The image of the bloodied sheet after the wedding night is a cultural touchstone for the proof of virginity. But why is blood considered a natural consequence of the “taking” of female virginity? In our cultural imagination, loss of virginity tends to be characterized by images with undertones of violence. The hymen is broken, torn, or pierced—the inevitable result of this injury is bleeding. The bloodied sheet is the paradigmatic “proof” of virginity; the lack thereof, incriminating. But how did this come to be the case? Michael Rosenberg’s new book draws our attention to the fact that violence and blood are not inherent to paradigms of the loss of virginity and verification of a woman’s (previously) virginal state. In fact, he finds that the image of the bloodied sheet is almost entirely exclusive to cultures which descend from the legacy of the Hebrew Bible, specifically, Deuteronomy 22 16-17: “And the girl’s father shall say to the elders, “I gave this man my daughter to wife, but he has taken an aversion to her; so he has made up charges, saying, ‘I did not find your daughter a virgin.’ But here is the evidence of my daughter’s virginity!” And they shall spread out the cloth before the elders of the town.”
Rosenberg’s book sets out to examine rabbinic paradigms of how virgin women’s bodies work, how the loss of that virginity happens, and therefore, what evidence proves the existence of virginity. This book forms a new entry into the subfield of gender studies within rabbinics, as well as the new and growing interest in modern takes on the study of virginity in Late Antique Judaism and Christianity. In the present study, Rosenberg examines what has been considered proof of virginity in Jewish and later Christian cultures, and the ways male sexual behavior is incentivized to provide those proofs. However, this book is unusual among its peers in focusing, despite its titular emphasis on the verification of female virginity, not on the representation of virginity itself, but rather on how various paradigms of virginity shape masculinity and male sexual behavior.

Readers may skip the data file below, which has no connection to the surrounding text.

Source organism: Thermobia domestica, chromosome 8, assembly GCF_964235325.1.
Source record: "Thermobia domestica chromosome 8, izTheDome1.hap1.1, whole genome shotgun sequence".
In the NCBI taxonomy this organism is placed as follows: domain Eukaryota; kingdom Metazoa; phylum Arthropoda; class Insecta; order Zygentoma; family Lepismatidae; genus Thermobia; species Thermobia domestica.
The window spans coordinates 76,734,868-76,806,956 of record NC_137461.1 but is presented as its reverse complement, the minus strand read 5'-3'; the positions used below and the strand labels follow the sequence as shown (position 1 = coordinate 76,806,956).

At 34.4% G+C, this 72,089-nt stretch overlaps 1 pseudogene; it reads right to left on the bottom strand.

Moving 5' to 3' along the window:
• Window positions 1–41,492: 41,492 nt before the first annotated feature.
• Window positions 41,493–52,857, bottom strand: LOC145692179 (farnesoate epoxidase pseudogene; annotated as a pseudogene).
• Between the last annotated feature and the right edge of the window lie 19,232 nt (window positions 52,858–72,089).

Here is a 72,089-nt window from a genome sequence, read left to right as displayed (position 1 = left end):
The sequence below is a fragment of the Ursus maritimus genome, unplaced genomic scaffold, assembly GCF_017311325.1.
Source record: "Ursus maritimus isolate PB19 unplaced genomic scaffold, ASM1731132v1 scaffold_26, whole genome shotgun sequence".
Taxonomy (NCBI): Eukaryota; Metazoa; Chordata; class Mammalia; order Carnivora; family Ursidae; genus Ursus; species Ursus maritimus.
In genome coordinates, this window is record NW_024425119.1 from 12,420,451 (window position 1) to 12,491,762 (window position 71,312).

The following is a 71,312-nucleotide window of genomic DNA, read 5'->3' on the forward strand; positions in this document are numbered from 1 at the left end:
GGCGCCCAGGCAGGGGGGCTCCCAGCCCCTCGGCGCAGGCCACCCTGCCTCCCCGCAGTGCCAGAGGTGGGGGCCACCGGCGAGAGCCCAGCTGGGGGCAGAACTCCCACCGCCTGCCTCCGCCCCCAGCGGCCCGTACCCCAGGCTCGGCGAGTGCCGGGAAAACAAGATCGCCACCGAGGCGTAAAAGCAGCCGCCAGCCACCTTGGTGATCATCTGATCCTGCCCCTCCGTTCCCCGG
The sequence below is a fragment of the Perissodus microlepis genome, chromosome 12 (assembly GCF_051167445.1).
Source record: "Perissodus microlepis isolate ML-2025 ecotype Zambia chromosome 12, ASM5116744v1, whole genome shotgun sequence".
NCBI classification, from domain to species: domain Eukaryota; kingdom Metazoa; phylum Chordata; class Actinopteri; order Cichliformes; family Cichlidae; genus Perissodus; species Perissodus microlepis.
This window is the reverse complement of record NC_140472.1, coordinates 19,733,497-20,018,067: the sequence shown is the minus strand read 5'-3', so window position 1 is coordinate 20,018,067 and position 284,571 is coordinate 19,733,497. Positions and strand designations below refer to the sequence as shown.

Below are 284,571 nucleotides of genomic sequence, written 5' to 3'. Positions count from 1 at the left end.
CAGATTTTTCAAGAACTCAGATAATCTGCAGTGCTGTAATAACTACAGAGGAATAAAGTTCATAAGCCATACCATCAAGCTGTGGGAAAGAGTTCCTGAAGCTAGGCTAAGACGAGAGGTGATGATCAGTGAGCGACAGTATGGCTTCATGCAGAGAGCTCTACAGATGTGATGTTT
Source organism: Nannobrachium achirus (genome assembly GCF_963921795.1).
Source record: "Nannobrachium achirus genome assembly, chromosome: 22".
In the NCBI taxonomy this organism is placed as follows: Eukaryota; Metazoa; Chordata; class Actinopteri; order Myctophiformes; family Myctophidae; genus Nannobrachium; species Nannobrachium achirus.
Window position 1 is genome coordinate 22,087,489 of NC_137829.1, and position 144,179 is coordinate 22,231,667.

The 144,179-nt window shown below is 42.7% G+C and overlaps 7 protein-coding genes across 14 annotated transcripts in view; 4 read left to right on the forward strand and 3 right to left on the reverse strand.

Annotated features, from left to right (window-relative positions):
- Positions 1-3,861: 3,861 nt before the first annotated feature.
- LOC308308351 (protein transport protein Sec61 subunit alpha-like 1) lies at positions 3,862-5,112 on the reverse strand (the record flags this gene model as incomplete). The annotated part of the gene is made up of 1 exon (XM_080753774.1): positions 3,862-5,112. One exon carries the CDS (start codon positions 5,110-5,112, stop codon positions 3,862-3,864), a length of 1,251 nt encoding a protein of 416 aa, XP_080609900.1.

Rosenberg carefully traces the textual legacy of Deuteronomy 22 on rabbinic and, later in the book, certain Christian texts. In each case, he attempts to identify the impact of the Biblical insistence on blood as proof of virginity, and assesses how each text takes on this legacy and reshapes it, responds to it, and sometimes, pushes back against it. In the course of doing so, he contextualizes these Jewish and Christian sources with (among others) Greek, Roman, and Zoroastrian texts which provide a broader perspective on views of virginity in the Late Antique world in general. What he finds is that around the fourth century in the Babylonian Talmud, a number of voices begin to shift from a paradigm of virginity as a closed, blocked, or occluded vagina, which must be forcibly opened, to a paradigm of vaginal narrowness. The image of narrowness shifts the focus of proofs of virginity away from blood, disincentivizing forceful sexual behavior and encouraging a gentler form of masculinity and sexual behavior.
Despite this shift, however, Rosenberg points out correctly that while a gentler paradigm may be preferable to the aggressive masculine ideals prevalent in Roman culture, the standard of narrowness does not automatically benefit women, and can in fact work against them: it shifts the locus of proof of virginity from the more “objective” blood on the sheet to the groom’s subjective experiences, placing even more power in his hands. One prominent feature of this book, in fact, is Rosenberg’s willingness to identify rabbinic texts as sometimes encouraging or referring to sexual violence, and calling these acts rape or sexual assault, rather than shying away from the reality of violence through the use of euphemisms.